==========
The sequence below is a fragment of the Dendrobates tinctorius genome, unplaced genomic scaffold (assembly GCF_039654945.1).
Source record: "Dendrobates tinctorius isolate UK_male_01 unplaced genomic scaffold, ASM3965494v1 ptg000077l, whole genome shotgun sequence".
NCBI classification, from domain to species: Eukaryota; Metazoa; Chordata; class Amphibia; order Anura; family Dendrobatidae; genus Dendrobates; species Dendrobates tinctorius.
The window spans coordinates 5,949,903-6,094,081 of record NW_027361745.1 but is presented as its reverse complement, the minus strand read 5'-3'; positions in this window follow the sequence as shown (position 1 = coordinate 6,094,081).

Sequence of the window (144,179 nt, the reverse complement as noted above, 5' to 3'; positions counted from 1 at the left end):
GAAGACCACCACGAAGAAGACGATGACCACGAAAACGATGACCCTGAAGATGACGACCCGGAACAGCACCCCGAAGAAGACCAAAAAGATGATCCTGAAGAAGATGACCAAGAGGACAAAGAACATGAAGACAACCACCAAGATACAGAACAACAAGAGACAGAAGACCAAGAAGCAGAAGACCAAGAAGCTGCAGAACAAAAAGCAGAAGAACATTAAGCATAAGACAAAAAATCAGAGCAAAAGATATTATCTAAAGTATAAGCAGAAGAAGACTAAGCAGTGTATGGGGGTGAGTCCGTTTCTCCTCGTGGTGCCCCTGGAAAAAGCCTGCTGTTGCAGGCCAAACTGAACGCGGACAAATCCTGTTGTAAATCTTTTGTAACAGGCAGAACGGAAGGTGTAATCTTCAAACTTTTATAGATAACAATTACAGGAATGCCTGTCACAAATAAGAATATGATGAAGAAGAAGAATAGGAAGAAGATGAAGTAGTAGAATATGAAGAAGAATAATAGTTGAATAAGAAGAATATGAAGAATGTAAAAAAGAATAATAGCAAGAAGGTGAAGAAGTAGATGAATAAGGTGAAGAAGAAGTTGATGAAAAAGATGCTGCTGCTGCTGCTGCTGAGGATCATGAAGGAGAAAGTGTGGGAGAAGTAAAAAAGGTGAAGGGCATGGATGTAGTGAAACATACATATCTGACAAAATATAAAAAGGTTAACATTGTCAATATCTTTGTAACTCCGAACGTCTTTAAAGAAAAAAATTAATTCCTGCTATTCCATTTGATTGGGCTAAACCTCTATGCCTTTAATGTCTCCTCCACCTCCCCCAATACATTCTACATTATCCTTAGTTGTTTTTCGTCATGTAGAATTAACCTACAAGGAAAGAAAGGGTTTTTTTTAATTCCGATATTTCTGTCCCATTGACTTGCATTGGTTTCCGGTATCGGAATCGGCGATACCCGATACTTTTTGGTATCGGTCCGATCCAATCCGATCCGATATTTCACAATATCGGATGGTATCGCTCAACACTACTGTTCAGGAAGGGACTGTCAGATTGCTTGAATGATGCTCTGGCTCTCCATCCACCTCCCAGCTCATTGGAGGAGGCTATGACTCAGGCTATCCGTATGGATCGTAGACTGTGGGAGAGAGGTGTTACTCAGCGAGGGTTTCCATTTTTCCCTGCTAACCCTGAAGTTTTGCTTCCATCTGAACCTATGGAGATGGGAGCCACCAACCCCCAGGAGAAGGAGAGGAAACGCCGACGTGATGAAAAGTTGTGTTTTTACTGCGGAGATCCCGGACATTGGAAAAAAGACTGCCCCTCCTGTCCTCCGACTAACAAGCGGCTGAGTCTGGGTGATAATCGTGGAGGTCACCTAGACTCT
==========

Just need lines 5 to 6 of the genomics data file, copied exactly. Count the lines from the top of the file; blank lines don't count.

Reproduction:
Sequence of the window (144,179 nt, the reverse complement as noted above, 5' to 3'; positions counted from 1 at the left end):
GAAGACCACCACGAAGAAGACGATGACCACGAAAACGATGACCCTGAAGATGACGACCCGGAACAGCACCCCGAAGAAGACCAAAAAGATGATCCTGAAGAAGATGACCAAGAGGACAAAGAACATGAAGACAACCACCAAGATACAGAACAACAAGAGACAGAAGACCAAGAAGCAGAAGACCAAGAAGCTGCAGAACAAAAAGCAGAAGAACATTAAGCATAAGACAAAAAATCAGAGCAAAAGATATTATCTAAAGTATAAGCAGAAGAAGACTAAGCAGTGTATGGGGGTGAGTCCGTTTCTCCTCGTGGTGCCCCTGGAAAAAGCCTGCTGTTGCAGGCCAAACTGAACGCGGACAAATCCTGTTGTAAATCTTTTGTAACAGGCAGAACGGAAGGTGTAATCTTCAAACTTTTATAGATAACAATTACAGGAATGCCTGTCACAAATAAGAATATGATGAAGAAGAAGAATAGGAAGAAGATGAAGTAGTAGAATATGAAGAAGAATAATAGTTGAATAAGAAGAATATGAAGAATGTAAAAAAGAATAATAGCAAGAAGGTGAAGAAGTAGATGAATAAGGTGAAGAAGAAGTTGATGAAAAAGATGCTGCTGCTGCTGCTGCTGAGGATCATGAAGGAGAAAGTGTGGGAGAAGTAAAAAAGGTGAAGGGCATGGATGTAGTGAAACATACATATCTGACAAAATATAAAAAGGTTAACATTGTCAATATCTTTGTAACTCCGAACGTCTTTAAAGAAAAAAATTAATTCCTGCTATTCCATTTGATTGGGCTAAACCTCTATGCCTTTAATGTCTCCTCCACCTCCCCCAATACATTCTACATTATCCTTAGTTGTTTTTCGTCATGTAGAATTAACCTACAAGGAAAGAAAGGGTTTTTTTTAATTCCGATATTTCTGTCCCATTGACTTGCATTGGTTTCCGGTATCGGAATCGGCGATACCCGATACTTTTTGGTATCGGTCCGATCCAATCCGATCCGATATTTCACAATATCGGATGGTATCGCTCAACACTACTGTTCAGGAAGGGACTGTCAGATTGCTTGAATGATGCTCTGGCTCTCCATCCACCTCCCAGCTCATTGGAGGAGGCTATGACTCAGGCTATCCGTATGGATCGTAGACTGTGGGAGAGAGGTGTTACTCAGCGAGGGTTTCCATTTTTCCCTGCTAACCCTGAAGTTTTGCTTCCATCTGAACCTATGGAGATGGGAGCCACCAACCCCCAGGAGAAGGAGAGGAAACGCCGACGTGATGAAAAGTTGTGTTTTTACTGCGGAGATCCCGGACATTGGAAAAAAGACTGCCCCTCCTGTCCTCCGACTAACAAGCGGCTGAGTCTGGGTGATAATCGTGGAGGTCACCTAGACTCT